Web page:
All of us have creative minds and we have 24 hours each day. If we can use our God-given talents for at least 8 to 12 hours a day, we can escape from poverty and achieve financial independence.
But if we choose instead to sit on a couch or look at a computer screen all day long, hoping that someone else or the government will save us, we will never make the kind of financial progress that we desire.
This approach has served me well during scary moments in my own business life. I recall when the oil price crashed in 1985 to $8 a barrel. I was managing oil production owned by a group of investors, and the crash pushed me against a wall. No one had expected such a dramatic drop in oil prices, and the investors, blaming me for their losses, wanted to take me to court. Using creativity, I solved that problem by buying them out through their lender. And in a short time, when oil prices recovered, that buyout turned out to be a very profitable investment.
More recently, in March 2020 the value of oil went to $0 and then even went negative, to -$34! That was one of the worst days of my life. I had built my entire career in the energy industry, and it was unimaginable that the product we were pulling from the ground and producing with so much effort was literally worthless in the open market. But I did not lose sleep over it. Instead, I got with my team and immediately started pursuing creative solutions to stop the bleed. We quickly positioned ourselves to cut costs and steer the ship to stable waters. And luckily, oil prices came back the next day!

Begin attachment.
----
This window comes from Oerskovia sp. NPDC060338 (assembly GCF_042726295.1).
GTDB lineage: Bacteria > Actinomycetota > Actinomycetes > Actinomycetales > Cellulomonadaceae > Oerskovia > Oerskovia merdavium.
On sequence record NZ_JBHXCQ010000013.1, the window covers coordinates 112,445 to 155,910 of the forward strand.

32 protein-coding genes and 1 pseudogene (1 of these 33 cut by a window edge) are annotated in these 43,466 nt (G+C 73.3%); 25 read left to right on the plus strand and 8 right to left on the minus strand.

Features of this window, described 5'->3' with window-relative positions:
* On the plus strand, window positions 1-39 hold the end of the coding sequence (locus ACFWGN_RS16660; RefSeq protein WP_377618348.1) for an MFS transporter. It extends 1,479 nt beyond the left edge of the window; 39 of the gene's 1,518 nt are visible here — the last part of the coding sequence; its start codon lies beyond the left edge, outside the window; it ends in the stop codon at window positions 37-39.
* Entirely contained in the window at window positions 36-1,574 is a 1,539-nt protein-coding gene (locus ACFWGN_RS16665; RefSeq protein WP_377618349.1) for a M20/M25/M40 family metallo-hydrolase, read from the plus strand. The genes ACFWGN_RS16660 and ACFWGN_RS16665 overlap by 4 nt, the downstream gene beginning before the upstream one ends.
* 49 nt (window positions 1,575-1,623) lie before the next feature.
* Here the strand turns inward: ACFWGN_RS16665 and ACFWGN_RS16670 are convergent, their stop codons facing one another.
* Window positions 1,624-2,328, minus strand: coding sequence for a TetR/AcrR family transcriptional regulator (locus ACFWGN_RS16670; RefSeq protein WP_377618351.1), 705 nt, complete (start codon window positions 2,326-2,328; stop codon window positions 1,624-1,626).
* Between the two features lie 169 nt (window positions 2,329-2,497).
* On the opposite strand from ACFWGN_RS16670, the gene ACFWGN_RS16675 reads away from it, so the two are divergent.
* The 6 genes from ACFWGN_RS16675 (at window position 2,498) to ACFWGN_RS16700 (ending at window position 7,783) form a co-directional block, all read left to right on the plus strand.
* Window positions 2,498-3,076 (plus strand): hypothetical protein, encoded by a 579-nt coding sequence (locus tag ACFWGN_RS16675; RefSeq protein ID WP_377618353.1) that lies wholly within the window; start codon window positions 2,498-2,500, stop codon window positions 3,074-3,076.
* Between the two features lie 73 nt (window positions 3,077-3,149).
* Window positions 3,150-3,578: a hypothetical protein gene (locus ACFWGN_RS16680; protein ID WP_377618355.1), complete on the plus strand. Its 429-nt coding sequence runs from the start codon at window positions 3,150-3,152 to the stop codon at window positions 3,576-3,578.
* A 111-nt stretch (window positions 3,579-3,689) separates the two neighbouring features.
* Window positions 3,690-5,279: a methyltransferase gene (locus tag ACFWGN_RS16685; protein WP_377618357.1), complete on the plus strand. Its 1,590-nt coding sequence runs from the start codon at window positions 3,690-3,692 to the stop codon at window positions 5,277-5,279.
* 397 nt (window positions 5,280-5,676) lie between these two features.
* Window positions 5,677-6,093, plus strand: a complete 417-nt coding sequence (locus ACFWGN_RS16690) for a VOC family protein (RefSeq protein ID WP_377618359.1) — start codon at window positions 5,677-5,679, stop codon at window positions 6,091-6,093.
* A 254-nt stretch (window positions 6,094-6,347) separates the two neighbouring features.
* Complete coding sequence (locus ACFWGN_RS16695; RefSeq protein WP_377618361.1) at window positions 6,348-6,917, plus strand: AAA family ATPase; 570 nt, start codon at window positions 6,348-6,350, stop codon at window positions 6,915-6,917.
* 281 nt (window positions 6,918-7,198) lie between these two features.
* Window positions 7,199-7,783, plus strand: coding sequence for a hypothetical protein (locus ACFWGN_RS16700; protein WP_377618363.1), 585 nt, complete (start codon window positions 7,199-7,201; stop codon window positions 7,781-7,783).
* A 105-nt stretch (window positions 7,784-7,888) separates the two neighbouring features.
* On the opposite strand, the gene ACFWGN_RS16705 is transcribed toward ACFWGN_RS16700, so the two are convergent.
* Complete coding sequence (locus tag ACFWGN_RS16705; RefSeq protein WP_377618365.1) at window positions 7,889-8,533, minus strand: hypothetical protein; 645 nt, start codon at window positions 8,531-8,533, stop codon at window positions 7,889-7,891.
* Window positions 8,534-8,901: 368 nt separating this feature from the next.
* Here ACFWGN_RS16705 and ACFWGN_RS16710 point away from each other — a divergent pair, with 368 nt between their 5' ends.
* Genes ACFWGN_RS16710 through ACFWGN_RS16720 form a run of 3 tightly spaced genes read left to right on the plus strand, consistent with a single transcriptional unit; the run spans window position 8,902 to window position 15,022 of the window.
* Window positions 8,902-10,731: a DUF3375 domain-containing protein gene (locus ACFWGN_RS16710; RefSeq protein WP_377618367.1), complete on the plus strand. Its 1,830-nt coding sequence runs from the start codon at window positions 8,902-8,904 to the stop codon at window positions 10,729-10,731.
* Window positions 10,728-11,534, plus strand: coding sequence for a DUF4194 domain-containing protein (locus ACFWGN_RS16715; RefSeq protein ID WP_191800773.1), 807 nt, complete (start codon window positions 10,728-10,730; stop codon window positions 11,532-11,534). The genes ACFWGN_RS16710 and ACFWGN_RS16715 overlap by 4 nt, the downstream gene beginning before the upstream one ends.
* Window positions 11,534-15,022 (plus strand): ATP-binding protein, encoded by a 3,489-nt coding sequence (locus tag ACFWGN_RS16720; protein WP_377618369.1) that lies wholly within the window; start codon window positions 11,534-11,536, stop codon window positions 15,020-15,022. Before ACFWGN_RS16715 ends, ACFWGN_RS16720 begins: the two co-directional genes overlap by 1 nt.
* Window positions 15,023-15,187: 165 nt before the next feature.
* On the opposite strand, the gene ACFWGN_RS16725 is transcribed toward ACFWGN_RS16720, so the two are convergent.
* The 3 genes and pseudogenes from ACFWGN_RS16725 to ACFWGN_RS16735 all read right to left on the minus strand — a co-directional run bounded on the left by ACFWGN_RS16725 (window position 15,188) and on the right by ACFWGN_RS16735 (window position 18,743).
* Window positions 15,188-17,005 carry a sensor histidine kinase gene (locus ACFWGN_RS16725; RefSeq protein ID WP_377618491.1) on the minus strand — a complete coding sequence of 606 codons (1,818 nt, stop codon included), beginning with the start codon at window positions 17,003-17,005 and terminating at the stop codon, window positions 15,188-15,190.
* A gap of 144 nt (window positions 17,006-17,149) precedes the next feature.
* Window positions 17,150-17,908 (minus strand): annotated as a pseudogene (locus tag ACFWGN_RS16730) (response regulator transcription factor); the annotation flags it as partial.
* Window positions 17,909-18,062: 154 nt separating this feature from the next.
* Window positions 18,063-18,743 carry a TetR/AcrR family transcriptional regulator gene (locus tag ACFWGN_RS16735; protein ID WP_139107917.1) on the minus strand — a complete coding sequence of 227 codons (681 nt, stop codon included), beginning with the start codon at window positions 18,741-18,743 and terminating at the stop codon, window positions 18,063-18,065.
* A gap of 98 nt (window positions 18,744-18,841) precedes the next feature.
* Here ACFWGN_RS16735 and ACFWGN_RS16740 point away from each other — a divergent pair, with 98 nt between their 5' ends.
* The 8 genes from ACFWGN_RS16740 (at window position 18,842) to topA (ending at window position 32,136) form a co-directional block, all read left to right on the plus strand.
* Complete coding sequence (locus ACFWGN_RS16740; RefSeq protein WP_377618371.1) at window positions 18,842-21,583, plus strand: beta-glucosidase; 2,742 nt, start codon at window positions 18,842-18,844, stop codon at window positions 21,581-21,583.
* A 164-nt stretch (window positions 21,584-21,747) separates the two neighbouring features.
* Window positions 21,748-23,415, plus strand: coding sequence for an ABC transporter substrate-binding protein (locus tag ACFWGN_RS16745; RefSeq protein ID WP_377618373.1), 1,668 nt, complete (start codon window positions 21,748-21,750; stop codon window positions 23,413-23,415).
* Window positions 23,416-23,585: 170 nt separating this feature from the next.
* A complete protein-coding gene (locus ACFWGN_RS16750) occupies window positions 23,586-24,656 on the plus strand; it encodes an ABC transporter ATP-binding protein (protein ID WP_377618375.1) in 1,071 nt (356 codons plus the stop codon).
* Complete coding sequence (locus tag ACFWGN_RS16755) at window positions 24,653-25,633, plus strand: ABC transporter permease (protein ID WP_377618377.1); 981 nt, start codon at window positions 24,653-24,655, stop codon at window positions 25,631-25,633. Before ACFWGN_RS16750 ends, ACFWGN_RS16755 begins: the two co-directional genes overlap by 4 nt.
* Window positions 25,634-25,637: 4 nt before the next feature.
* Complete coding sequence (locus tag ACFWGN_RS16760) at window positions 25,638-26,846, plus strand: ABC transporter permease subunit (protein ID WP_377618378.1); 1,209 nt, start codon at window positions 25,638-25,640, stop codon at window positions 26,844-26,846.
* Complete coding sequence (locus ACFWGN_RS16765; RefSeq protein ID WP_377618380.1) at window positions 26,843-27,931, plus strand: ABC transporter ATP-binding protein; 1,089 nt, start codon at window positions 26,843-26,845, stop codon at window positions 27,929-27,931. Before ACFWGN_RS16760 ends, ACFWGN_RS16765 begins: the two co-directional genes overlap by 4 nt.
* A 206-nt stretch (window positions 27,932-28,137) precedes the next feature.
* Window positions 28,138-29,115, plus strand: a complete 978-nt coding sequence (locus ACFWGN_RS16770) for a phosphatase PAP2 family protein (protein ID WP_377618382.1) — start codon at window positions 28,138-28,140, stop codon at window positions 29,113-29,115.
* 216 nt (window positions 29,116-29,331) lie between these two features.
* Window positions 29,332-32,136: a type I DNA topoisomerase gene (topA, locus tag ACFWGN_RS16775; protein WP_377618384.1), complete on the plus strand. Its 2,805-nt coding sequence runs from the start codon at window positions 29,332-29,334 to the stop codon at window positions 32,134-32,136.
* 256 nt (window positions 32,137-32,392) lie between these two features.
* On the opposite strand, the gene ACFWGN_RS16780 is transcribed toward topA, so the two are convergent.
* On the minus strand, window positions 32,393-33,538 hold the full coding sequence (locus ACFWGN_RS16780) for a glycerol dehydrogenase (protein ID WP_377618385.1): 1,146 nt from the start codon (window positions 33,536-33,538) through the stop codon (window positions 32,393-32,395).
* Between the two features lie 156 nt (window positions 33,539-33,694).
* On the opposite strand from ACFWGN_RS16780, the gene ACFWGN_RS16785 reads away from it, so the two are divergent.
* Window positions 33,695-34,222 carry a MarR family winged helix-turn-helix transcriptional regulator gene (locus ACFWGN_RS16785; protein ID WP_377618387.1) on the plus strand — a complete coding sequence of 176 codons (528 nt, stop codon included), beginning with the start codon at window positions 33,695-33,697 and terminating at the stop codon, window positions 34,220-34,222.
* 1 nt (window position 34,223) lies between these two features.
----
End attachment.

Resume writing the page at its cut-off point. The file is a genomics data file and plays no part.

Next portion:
Here are a few tips to practice creativity:
. Always use your creativity to focus on solutions, not problems. Be positive in your attitude. The vacuum cleaning company Dyson famously designed a ventilator within 10 days of the recent pandemic. How? By using their creative powers to find a solution to a huge problem.
. Use your creativity to hustle by exploring different fields. Do not get stuck in one field. If you are a specialist in only one specific industry, a lot of your skills are likely being automated or eliminated. So, find multiple areas where you can use and sell your skills.
. Be a lifelong learner, learn new skills, and take the time to understand new concepts and fields.
. Use your financial acumen and creativity to cut unnecessary costs in your own personal and business lives.
. Use creativity in negotiations with vendors and suppliers as well as job hunters.
. Creativity can be a positive force when you are against the wall and can help you to be more positive, aggressive, and productive in a crisis.
. Always live within your own means, because you never know when the next pandemic will come!
You can read more by purchasing my best-selling memoir “From Dirt Roads to Black Gold.” Note that 100 percent of the proceeds from the sale of this book will help people in need through my foundation, the YBC Foundation.
The views, thoughts, and opinions expressed in this article are my own and do not represent the opinions of any entity with which I have been, am now, or will be affiliated. Further, I make no warranty regarding the accuracy or effectiveness of my recommendations, and readers are advised to consult other advisors as well as their own judgments in making business decisions.